“Grind” co-chair and junior marketing and business management major Valerie Mattice said she and Phillips split tasks Friday night, with Mattice overseeing the food and managing the event “behind the scenes” while Phillips took on the role of “commentator.” 

“We bounced off each other for the past couple weeks to [put on] this event,” she said. 

Mattice, who based her stand-up comedy bit about the trials of collegiate test-taking on real events, said she had thought about performing onstage for a while before the event. 

“We have an event called ‘Funniest Person on Campus’ in CAB, and my friends are encouraging me to audition for that,” she said, “so I figured I’d give it a try out now and see if I’m actually any good at it because I think I’m funny… but maybe not everyone does!” 

Mattice called the “Grande Grind” a “creative outlet” for student voices and talents, as many of her friends took part as performers that night. She also called the show a “judgment free-zone” and a “relaxing environment” due to its emphasis on a “coffeehouse feel.” 

“There’s so much talent on this campus and I’m so, so happy that we got Daylo to perform with us and they’re fantastic,” she added. 

Attendees also expressed positive vibes about the new “Grind,” such as Denny Ruprecht, a New Hampshire representative and UNH graduate with a Bachelor of Arts degree in political science who currently studies at Plymouth State University. Regarding the show’s new format, he said that it could allow for a more organized event and give students more time to prepare and decide whether they want to take part.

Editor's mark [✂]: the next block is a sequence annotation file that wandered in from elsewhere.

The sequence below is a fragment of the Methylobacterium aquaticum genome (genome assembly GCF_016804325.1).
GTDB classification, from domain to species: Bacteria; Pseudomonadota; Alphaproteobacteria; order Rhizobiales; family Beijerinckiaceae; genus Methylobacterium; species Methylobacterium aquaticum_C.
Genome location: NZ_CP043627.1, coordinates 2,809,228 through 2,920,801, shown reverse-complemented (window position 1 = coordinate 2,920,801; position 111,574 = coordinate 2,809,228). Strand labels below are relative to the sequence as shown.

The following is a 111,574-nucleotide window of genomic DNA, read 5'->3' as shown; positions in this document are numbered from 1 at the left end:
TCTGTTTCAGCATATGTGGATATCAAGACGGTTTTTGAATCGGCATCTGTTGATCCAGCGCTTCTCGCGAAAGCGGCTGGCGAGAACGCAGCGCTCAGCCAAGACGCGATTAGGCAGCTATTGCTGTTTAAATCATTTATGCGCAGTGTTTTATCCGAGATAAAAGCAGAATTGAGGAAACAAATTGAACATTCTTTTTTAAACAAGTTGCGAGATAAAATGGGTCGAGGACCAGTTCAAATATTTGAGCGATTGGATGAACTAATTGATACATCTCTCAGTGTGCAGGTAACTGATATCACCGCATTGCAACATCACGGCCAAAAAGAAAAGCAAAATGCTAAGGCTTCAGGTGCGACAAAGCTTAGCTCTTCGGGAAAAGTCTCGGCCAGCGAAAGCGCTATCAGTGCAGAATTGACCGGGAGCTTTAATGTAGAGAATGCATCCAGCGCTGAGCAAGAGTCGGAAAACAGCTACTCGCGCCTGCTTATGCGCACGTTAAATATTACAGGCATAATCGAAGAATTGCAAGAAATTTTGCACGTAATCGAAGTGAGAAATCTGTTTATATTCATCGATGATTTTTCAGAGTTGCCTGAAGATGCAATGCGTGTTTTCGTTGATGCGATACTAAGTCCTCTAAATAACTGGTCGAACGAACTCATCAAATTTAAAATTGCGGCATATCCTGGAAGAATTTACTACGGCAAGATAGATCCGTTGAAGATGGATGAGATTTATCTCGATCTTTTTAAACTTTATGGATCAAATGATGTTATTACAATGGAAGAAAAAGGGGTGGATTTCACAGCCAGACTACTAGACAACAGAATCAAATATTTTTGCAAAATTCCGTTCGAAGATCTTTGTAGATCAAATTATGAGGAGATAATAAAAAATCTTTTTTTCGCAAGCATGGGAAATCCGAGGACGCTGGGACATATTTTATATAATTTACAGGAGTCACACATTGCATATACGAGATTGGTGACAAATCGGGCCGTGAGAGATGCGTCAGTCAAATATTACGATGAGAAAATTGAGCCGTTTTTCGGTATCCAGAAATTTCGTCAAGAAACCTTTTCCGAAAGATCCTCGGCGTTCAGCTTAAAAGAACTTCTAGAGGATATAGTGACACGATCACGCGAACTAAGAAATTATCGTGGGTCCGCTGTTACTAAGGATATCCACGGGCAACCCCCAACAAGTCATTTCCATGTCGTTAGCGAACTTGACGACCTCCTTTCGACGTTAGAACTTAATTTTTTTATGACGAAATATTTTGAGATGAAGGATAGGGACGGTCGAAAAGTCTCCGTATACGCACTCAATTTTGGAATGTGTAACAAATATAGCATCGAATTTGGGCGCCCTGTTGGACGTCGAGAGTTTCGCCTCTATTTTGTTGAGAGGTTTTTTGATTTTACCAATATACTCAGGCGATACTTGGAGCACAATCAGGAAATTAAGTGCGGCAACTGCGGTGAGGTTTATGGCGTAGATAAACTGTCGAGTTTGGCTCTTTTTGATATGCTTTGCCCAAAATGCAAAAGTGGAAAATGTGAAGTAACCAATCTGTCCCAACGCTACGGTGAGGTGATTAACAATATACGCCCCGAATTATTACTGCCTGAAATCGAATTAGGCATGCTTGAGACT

“I think it’s a great event,” he said during the event, “I’m really enjoying the music and it’s great to see the local bands and the talent here at UNH and in the area.” He added that it helps spread greater awareness of on-campus arts and culture. 

Another performer, Memorial Union employee and sophomore environmental conservation and sustainability major Sam Kitfield, sung along with Daylo near the show’s end and also spoke positively about the new “Grind.” Friday’s show marked his first time attending such an event. 

“I love coming to the MUB; I work here, I live here, I study here, I eat here,” he said. “And playing with Daylo, which is a band I follow pretty regularly… playing with them was really fun… I think that having an open mic is a really good way to get people who either don’t feel comfortable playing or don’t get the opportunity to play in front of people, and it gives them that opportunity.” 

Phillips, despite the show’s turnout, said he hopes for more performers in the future, explaining that CAB might attempt other tactics aside from at-the-door signups to obtain a bigger roster for future “Grinds.” 

As for whether Mattice ultimately passed the test that inspired her skit: 

“I don’t know, I haven’t gotten my grade yet; I’m still waiting,” she said. “I’m assuming I failed it, but… fingers crossed! Maybe I passed.”